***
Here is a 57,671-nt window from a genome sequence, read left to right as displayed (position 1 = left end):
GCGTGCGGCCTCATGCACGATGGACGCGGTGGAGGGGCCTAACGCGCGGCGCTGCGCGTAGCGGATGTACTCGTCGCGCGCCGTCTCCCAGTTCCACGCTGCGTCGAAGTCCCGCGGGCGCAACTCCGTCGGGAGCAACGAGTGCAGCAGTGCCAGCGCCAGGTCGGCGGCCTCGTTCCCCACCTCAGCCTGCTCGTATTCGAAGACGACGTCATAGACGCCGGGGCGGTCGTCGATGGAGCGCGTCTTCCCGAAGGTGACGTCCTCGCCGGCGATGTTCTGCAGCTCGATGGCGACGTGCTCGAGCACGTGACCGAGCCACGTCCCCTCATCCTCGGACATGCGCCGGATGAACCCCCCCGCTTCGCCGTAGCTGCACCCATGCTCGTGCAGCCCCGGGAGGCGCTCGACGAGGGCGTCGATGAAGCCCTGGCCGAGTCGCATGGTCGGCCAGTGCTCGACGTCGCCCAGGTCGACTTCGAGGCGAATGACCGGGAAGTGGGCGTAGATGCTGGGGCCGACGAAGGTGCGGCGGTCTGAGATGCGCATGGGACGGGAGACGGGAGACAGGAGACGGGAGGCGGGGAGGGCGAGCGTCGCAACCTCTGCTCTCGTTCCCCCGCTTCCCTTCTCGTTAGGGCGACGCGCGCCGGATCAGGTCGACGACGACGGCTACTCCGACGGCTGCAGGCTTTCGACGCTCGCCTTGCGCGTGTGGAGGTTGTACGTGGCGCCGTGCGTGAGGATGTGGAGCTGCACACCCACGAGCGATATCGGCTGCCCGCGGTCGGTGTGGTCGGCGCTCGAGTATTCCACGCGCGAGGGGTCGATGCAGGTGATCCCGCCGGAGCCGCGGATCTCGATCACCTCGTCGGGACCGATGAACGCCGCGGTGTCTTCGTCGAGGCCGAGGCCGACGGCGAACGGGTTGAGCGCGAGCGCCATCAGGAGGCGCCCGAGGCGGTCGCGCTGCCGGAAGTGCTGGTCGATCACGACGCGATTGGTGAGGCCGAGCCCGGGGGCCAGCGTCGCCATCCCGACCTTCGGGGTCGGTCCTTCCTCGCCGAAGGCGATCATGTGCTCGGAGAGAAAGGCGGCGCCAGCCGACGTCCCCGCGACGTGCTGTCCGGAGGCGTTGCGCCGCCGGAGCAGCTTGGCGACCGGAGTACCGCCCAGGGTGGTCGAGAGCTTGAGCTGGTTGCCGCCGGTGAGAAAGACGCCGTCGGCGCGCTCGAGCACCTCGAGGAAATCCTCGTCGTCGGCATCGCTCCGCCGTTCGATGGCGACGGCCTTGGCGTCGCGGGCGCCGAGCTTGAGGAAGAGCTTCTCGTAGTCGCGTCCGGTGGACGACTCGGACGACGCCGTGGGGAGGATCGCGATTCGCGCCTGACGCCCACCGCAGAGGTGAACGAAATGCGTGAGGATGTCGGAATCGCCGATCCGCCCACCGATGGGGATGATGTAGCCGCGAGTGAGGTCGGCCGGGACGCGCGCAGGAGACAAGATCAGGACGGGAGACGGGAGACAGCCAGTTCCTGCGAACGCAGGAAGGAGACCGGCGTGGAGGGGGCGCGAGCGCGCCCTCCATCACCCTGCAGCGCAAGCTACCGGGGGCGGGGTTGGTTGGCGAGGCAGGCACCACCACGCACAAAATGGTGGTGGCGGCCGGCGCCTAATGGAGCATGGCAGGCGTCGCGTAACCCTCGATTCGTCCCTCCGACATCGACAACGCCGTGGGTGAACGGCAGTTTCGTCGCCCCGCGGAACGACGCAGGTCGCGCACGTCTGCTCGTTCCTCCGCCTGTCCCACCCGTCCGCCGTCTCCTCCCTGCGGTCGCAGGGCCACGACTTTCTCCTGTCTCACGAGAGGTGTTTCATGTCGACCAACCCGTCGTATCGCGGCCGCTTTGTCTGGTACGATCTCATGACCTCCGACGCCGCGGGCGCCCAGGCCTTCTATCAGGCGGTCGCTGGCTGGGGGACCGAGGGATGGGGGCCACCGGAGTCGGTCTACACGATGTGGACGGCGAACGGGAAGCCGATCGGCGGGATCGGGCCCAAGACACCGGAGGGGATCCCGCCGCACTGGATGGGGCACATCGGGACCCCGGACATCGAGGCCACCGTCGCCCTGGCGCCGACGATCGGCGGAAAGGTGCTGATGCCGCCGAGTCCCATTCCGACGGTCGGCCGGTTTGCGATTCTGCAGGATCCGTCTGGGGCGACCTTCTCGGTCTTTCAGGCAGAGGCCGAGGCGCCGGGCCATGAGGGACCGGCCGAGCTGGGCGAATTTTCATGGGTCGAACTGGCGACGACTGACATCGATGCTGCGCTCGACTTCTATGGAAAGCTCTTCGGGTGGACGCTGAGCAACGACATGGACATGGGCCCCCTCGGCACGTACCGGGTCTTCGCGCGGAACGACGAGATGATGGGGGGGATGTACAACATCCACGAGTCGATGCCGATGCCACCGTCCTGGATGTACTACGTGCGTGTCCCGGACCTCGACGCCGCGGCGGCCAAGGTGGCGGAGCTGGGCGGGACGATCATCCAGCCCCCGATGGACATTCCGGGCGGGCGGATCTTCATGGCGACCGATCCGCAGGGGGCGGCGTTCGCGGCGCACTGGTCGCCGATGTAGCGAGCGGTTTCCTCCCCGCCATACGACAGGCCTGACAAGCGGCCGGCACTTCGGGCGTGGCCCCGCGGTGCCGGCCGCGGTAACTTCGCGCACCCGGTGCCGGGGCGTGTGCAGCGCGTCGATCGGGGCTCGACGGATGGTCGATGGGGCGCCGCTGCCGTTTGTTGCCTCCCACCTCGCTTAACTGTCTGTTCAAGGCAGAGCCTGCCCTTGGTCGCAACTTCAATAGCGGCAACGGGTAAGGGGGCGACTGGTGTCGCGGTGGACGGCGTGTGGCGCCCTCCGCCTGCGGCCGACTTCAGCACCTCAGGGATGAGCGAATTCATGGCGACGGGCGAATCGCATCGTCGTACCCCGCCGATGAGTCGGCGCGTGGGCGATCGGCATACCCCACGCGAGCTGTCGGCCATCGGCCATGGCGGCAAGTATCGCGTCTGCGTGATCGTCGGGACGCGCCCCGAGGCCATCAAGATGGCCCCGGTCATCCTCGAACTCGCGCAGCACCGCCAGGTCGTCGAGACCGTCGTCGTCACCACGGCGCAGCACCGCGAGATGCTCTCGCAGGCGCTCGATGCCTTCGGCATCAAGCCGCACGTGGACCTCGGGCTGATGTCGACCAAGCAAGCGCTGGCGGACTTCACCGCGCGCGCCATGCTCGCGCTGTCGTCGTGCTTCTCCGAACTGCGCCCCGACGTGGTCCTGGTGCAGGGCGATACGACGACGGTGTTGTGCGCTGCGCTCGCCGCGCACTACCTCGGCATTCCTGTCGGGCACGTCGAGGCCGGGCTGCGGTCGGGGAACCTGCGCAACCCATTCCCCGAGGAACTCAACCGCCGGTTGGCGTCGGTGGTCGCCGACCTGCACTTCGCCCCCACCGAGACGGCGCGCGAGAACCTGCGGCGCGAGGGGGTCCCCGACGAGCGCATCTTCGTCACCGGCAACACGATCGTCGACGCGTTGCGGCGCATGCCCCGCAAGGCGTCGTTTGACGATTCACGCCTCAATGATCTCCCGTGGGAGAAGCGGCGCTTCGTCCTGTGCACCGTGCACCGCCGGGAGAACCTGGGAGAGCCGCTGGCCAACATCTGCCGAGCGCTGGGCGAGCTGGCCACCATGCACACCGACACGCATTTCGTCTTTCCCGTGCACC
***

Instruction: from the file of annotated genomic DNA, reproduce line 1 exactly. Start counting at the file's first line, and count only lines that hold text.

Here is a 57,671-nt window from a genome sequence, read left to right as displayed (position 1 = left end):